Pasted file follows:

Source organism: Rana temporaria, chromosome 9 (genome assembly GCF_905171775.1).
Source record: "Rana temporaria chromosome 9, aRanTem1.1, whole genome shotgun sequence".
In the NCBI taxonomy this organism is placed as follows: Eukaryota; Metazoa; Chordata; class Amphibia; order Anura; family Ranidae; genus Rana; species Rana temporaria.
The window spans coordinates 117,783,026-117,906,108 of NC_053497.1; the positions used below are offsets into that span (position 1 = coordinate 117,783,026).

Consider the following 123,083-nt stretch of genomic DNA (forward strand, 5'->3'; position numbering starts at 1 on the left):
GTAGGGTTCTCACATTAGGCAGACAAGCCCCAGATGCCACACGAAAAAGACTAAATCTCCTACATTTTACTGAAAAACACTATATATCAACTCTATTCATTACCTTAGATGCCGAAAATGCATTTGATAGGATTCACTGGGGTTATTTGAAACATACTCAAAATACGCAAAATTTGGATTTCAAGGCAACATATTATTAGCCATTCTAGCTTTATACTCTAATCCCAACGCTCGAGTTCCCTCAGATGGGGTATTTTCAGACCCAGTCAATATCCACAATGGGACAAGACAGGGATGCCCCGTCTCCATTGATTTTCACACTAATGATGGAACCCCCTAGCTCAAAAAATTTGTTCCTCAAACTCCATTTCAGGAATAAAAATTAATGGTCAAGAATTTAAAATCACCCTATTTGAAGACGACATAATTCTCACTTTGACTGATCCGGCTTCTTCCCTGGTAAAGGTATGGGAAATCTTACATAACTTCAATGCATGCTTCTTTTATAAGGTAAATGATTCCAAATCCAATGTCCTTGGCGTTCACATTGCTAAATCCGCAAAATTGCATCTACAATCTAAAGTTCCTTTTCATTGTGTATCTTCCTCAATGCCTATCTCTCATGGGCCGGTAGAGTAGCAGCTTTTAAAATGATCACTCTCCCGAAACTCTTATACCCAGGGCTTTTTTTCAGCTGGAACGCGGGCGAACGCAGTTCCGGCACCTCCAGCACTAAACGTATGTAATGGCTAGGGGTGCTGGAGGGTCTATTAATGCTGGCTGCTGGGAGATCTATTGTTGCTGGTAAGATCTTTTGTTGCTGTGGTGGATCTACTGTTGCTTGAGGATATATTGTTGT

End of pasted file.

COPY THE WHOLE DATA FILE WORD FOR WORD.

Source organism: Rana temporaria, chromosome 9 (genome assembly GCF_905171775.1).
Source record: "Rana temporaria chromosome 9, aRanTem1.1, whole genome shotgun sequence".
In the NCBI taxonomy this organism is placed as follows: Eukaryota; Metazoa; Chordata; class Amphibia; order Anura; family Ranidae; genus Rana; species Rana temporaria.
The window spans coordinates 117,783,026-117,906,108 of NC_053497.1; the positions used below are offsets into that span (position 1 = coordinate 117,783,026).

Consider the following 123,083-nt stretch of genomic DNA (forward strand, 5'->3'; position numbering starts at 1 on the left):
GTAGGGTTCTCACATTAGGCAGACAAGCCCCAGATGCCACACGAAAAAGACTAAATCTCCTACATTTTACTGAAAAACACTATATATCAACTCTATTCATTACCTTAGATGCCGAAAATGCATTTGATAGGATTCACTGGGGTTATTTGAAACATACTCAAAATACGCAAAATTTGGATTTCAAGGCAACATATTATTAGCCATTCTAGCTTTATACTCTAATCCCAACGCTCGAGTTCCCTCAGATGGGGTATTTTCAGACCCAGTCAATATCCACAATGGGACAAGACAGGGATGCCCCGTCTCCATTGATTTTCACACTAATGATGGAACCCCCTAGCTCAAAAAATTTGTTCCTCAAACTCCATTTCAGGAATAAAAATTAATGGTCAAGAATTTAAAATCACCCTATTTGAAGACGACATAATTCTCACTTTGACTGATCCGGCTTCTTCCCTGGTAAAGGTATGGGAAATCTTACATAACTTCAATGCATGCTTCTTTTATAAGGTAAATGATTCCAAATCCAATGTCCTTGGCGTTCACATTGCTAAATCCGCAAAATTGCATCTACAATCTAAAGTTCCTTTTCATTGTGTATCTTCCTCAATGCCTATCTCTCATGGGCCGGTAGAGTAGCAGCTTTTAAAATGATCACTCTCCCGAAACTCTTATACCCAGGGCTTTTTTTCAGCTGGAACGCGGGCGAACGCAGTTCCGGCACCTCCAGCACTAAACGTATGTAATGGCTAGGGGTGCTGGAGGGTCTATTAATGCTGGCTGCTGGGAGATCTATTGTTGCTGGTAAGATCTTTTGTTGCTGTGGTGGATCTACTGTTGCTTGAGGATATATTGTTGT